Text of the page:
I'm curious about how accurate you think the phone miles logged is? Reason I ask is because I know how inaccurate my Garmin GPS is. While it is highly accurate in an individual location, the frequent slow movement and stops in fishing when it is logging constant data points 5-20 feet apart results in a total miles logged WAY over what I do. It frequently shows a trip log close to 20 miles for me. While I frequently travel up to a few miles walking in and out, the straight line between points on the stream where I start and stop are miles less than the trip log.
I keep track of a lot of details when I fish: species caught, stocked or wild, trout size, type of lure, hours fished, and often # of trout that slipped the hook.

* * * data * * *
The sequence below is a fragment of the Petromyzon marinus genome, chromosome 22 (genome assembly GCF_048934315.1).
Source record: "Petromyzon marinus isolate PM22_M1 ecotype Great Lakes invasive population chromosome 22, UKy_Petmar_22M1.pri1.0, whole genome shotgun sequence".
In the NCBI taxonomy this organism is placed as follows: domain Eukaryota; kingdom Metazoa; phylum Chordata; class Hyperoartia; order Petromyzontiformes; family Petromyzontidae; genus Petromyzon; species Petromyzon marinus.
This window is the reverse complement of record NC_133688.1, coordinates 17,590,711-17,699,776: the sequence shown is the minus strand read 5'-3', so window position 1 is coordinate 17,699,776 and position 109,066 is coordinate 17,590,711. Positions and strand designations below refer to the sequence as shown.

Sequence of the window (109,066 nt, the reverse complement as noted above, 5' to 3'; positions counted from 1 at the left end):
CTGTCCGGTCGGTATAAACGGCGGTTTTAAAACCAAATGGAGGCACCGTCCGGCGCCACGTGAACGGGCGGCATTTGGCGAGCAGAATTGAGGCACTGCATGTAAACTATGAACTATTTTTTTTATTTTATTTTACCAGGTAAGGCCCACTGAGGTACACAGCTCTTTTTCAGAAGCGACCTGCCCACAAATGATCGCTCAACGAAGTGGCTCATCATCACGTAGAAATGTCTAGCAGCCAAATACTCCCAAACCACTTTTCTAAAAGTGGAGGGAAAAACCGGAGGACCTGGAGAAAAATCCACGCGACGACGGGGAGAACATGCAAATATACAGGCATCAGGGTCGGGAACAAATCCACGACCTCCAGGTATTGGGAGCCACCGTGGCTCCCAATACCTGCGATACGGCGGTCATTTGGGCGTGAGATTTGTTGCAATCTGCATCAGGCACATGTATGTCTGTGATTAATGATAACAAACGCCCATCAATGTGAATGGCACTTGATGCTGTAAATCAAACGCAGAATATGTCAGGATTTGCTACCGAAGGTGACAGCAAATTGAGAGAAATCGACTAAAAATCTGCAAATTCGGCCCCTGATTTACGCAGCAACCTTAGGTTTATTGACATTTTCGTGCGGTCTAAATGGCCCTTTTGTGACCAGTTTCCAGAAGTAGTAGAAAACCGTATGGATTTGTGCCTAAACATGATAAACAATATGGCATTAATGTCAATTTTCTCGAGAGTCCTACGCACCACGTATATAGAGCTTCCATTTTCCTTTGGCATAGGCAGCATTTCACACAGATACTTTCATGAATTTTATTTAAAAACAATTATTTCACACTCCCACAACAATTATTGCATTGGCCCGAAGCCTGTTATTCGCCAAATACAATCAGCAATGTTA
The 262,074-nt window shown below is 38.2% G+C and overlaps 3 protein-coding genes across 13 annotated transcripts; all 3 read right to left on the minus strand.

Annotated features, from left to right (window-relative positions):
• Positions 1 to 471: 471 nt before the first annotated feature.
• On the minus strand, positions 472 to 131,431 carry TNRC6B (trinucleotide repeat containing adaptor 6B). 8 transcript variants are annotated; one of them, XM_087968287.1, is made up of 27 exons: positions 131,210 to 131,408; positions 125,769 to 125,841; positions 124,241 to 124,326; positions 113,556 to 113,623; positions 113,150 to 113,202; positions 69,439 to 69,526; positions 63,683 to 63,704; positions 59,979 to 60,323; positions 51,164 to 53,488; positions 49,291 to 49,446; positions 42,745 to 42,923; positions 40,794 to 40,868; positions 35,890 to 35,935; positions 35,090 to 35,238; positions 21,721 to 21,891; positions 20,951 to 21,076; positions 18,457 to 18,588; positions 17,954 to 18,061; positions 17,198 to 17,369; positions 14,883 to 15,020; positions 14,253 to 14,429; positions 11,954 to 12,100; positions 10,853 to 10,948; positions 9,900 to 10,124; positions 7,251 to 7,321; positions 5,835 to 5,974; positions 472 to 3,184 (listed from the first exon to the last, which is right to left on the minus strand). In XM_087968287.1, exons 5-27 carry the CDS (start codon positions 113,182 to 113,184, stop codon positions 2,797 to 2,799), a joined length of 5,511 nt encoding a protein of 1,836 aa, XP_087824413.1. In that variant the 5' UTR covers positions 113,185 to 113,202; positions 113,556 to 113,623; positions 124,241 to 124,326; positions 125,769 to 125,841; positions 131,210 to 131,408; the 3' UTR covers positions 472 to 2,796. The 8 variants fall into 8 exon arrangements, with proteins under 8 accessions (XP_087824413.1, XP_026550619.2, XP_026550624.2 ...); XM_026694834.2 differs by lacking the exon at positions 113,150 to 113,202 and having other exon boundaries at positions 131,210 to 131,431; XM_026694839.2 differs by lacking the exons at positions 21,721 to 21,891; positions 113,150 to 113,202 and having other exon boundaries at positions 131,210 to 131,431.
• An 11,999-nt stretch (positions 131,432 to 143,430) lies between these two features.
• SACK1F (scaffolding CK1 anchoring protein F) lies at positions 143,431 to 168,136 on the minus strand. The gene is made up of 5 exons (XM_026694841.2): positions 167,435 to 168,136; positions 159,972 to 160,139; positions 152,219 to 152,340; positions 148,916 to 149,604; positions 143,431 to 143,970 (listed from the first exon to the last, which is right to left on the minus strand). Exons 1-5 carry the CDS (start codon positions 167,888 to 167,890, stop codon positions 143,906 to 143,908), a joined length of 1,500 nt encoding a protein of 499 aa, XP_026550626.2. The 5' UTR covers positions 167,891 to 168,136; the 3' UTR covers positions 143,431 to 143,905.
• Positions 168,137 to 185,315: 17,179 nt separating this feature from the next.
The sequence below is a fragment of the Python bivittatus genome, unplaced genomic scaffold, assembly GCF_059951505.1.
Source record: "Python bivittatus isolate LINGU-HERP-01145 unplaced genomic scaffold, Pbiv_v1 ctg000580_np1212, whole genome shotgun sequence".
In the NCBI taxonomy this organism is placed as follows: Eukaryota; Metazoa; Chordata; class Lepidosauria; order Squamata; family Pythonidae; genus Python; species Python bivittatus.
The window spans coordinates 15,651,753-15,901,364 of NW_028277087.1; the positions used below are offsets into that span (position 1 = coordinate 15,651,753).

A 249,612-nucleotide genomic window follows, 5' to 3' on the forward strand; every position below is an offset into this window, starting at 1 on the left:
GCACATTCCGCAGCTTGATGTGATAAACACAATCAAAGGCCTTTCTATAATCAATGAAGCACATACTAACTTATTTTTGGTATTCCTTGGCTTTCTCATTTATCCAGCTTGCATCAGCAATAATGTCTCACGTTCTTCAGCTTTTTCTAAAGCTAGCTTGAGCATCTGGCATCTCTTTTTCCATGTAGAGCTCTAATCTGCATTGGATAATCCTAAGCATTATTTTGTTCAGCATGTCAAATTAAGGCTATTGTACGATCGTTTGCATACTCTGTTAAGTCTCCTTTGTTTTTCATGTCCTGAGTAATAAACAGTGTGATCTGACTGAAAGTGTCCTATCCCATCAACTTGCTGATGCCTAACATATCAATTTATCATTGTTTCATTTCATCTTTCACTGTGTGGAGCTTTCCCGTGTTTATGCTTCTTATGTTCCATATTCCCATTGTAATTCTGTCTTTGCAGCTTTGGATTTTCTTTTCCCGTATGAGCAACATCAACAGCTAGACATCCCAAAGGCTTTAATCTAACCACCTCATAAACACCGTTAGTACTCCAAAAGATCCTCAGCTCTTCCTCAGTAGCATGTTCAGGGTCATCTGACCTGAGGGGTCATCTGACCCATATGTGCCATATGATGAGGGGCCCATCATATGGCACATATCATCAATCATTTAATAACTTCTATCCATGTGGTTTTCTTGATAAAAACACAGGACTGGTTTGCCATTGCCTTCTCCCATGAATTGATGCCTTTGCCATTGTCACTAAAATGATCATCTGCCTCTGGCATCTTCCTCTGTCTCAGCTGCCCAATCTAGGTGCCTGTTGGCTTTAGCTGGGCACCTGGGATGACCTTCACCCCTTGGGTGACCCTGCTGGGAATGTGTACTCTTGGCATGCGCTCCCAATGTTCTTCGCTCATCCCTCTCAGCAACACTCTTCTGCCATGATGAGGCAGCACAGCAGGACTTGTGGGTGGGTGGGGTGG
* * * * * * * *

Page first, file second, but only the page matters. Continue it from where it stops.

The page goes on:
As I’ve said before, I love brown trout and think we are lucky to have them. Yes, they are more dominant and often take over in streams that were originally native brookie streams. I think in most cases, it’s more due to habitat degradation. Browns are the most adaptable of all trout and are able to thrive in places the brookies can’t. You don’t see native brook trout in streams that aren’t forested for the most part. But you see wild browns in cities and places you wouldn’t expect to see them. If it weren’t for browns, much more water would have to be stocked and the fishing wouldn’t be nearly as good as it is.